My new favorite museum in Buenos Aires is the Museo de Armas de la Nación. The kids adored it. It’s not too big. What’s not to love?
I encourage you to take a walk through this historic building laid out like a rabbit warren, each room containing its own treasures. You will be treated to a mix of very old guns (handguns and shotguns), historic knives and swords, ancient spear replicas, cannons, Gatling guns, suits of armor, a life-size diorama of traditional Japanese warriors, collections of toy soldiers, and, yes, even a gas mask designed for a war horse.
One of the things that struck me while perusing these killing artifacts was the shift in personalization that happened upon the advent of mass production. Older swords and guns were often heavily decorated, and one could tell, treasured by their owners. Their import to survival reflected in their painstakingly beautiful adornments.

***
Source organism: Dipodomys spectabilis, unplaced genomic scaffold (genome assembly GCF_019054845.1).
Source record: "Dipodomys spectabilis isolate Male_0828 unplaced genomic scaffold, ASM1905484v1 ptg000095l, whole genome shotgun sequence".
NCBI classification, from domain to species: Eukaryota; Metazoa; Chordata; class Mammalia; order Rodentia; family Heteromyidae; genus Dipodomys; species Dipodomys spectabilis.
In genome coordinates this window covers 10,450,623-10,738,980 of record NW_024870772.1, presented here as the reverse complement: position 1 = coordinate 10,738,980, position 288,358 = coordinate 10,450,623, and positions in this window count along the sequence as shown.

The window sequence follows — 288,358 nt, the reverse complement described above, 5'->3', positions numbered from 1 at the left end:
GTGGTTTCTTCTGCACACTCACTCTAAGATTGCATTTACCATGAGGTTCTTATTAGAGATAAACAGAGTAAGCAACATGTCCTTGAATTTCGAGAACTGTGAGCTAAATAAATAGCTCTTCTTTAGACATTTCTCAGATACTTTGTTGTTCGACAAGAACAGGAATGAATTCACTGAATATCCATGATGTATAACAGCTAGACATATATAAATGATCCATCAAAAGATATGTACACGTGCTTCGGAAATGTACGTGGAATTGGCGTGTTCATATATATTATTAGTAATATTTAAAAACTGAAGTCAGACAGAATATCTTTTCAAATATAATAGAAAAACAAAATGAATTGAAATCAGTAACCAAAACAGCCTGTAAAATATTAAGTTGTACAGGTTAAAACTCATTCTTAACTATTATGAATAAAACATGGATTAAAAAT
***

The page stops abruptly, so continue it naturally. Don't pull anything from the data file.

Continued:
Modern weapons, by contrast, seemed cold and plain.
I also wondered about the difference between curved swords and straight swords — what were the advantages and disadvantages of both? From what I can tell, it seems that the curved blades were used by cavalry men and were good for slashing motions. Infantrymen, on the other hand, were issued straight swords so they could impale their enemies with a thrusting motion in hand-to-hand combat.
Apparently impaling is difficult with a curved sword. Who knew?
Pictured above is a Gatling gun that was used in the Revolución del Parque in 1890.